Recent methods of making dry silicone gels have included the use of a catalyst to ensure that the crosslinking reaction takes place. These reactions may be sensitive to poisoning and may make processing of the dry silicone gel harder to control. In these catalytic reaction mechanisms, once the components are mixed, the crosslinking reaction begins. By lowering the temperature, the reaction may be slowed down but will not stop. Inhibitors or moderators may be added to slow down the reaction, but these also may not stop the reaction entirely. Accordingly, there exists an unmet need for an improved dry silicone gel and an improved method of preparing a dry silicone gel.

BRIEF SUMMARY

In one embodiment, a method is provided for making a dry silicone gel by thiol-ene chemistry (“efficient linking chemistry”). The method comprises providing a base polymer having a vinyl-silicone group, a crosslinker having thiol groups, and an initiator. The method further comprises providing heat or ultraviolet (UV) light. The method further comprises reacting the base polymer and crosslinker in the presence of the initiator to form the dry silicone gel.

In some embodiments, the method further comprises providing a chain extender having thiol groups, wherein the base polymer, crosslinker, and chain extender are reacted in the presence of the initiator. In other embodiments, the method further comprises providing at least one additive selected from the group consisting of: flame retardants, coloring agents, adhesion promoters, stabilizers, fillers, dispersants, flow improvers, plasticizers, slip agents, toughening agents, and combinations thereof. In one embodiment, the method further comprises providing between 0.1 wt % and 30 wt % of a toughening agent. In some embodiments, the toughening agent is a fumed silica (e.g., surface-treated hydrophobized fumed silica).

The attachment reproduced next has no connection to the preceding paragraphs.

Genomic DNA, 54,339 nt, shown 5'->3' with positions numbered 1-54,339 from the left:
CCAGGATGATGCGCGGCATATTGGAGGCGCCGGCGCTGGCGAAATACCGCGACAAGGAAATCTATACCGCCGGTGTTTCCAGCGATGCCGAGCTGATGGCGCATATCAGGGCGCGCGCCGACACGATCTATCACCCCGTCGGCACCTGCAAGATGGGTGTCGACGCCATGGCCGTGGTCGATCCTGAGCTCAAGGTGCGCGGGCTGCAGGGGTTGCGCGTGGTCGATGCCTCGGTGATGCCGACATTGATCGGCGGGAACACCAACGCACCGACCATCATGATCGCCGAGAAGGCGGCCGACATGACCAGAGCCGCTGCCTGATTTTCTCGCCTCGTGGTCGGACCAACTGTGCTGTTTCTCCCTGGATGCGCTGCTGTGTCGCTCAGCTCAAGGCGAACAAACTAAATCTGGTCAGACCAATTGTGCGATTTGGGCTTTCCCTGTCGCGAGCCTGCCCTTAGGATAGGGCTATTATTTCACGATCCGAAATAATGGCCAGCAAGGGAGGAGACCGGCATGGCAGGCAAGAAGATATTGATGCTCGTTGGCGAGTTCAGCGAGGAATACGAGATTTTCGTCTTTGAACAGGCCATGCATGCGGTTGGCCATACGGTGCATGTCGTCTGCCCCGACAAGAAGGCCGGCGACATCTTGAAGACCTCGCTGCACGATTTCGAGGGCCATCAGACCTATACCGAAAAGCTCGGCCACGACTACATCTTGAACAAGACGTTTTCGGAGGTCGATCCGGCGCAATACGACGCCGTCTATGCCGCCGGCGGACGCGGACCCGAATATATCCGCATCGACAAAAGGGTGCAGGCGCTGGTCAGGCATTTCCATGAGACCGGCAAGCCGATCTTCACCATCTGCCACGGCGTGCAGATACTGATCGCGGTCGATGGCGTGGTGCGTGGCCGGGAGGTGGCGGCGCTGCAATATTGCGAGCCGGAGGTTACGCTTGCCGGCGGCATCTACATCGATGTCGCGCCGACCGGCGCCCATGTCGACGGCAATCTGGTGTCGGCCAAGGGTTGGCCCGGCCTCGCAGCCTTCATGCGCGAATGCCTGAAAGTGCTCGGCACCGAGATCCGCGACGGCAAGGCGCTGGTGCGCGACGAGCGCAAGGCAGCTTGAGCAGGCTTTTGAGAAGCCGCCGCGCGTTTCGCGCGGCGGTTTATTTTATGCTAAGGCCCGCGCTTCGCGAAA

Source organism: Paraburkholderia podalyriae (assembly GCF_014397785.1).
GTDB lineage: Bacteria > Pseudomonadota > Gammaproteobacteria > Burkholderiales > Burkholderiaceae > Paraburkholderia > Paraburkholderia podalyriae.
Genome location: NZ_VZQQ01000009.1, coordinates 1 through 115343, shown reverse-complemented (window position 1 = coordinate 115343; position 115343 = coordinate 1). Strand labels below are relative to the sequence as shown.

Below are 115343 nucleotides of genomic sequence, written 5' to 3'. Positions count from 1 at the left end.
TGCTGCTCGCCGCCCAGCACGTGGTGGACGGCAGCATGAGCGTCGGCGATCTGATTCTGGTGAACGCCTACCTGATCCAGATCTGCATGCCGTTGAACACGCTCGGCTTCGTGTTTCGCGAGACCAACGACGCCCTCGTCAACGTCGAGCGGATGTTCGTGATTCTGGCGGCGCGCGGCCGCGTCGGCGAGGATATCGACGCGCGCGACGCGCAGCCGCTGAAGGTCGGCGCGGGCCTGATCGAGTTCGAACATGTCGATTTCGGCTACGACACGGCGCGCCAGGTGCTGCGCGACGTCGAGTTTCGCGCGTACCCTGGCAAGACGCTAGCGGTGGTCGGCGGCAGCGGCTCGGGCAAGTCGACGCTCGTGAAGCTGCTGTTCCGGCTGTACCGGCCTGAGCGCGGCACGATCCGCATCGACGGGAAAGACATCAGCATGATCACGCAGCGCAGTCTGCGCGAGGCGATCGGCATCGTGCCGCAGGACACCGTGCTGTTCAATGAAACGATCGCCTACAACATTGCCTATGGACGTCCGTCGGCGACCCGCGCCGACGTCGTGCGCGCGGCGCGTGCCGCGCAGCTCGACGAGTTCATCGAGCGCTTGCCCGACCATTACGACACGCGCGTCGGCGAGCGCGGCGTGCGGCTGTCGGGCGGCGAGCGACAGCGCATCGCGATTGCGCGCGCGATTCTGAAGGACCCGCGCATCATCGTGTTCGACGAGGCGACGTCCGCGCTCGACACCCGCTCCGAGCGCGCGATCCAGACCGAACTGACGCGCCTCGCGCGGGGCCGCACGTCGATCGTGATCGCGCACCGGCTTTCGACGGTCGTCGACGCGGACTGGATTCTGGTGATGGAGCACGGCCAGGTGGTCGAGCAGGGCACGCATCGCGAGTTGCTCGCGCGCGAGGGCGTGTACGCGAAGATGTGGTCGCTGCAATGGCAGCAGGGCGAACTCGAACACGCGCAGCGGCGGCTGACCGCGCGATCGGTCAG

In certain embodiments, the initiator is a photoinitiator or thermal initiator. In one embodiment, the photoinitiator is 2,2-dimethoxy-2-phenylaceto-phenone. In other embodiments, the photoinitiator may be selected from one or more of the following compounds: acetophenone, anisoin, anthraquinone, benzil, benzoin, benzoin ethyl ether, benzoin isobutyl ether, benzoin methyl ether, benzophenone, benzophenone/1-hydroxycyclohexyl phenyl ketone (50/50 blend), 3,3′,4,4′-benzophenonetetracarboxylic dianhydride, benzoylbiphenyl, 2-benzyl-2-(dimethylamino)-4′-morpholinobutyrophenone, 4,4′-bis(diethylamino)benzophenone, 4,4′-bis(dimethylamino)benzophenone, camphorquinone, 2-chlorothioxanthen-9-one, dibenzosuberenone, 2,2-diethoxyacetophenone, 4,4′-dihydroxybenzophenone, 4-(dimethylamino)benzophenone, 4,4′-dimethylbenzil, 2,5-dimethylbenzophenone, 3,4-dimethylbenzophenone, diphenyl(2,4,6-trimethylbenzoyl) phosphine oxide/2-hydroxy-2-methylpropiophenone (50/50 blend), 4′-ethoxyacetophenone, 2-ethylanthraquinone, 3 3′-hydroxyacetophenone, 4 4′-hydroxyacetophenone, 3-hydroxybenzophenone, 4-hydroxybenzophenone, 1-hydroxycyclohexyl phenyl ketone, 2-hydroxy-2-methylpropiophenone, 2-methylbenzophenone, 3-methylbenzophenone, methybenzoylformate, 2-methyl-4′-(methylthio)-2-morpholinopropiophenone, phenanthrenequinone, 4′-phenoxyacetophenone (98%), and thioxanthen-9-one.

In other embodiments, the thermal initiator is a peroxide or azo-compound. In some embodiments, the thermal initiator is selected from the group consisting of, 2,2′-azobisisobutyronitrile (AIBN), cyclohexyl analogs of AIBN, 2,2′-azobis(4-methoxy-2,4-dimethyl valeronitrile) (V70), and mixtures thereof.

In certain embodiments, the crosslinker is a polydimethylsiloxane (PDMS) copolymer having a thiol content between 0.1 mmol/g and 10 mmol/g and a molecular weight between 2000 g/mol and 20000 g/mol. In some embodiments, the crosslinker is a (mercaptopropyl) methylsiloxane-dimethylsiloxane copolymer. In some embodiments, the chain extender is a thiol end-capped PDMS or a thio-functional telechelic PDMS.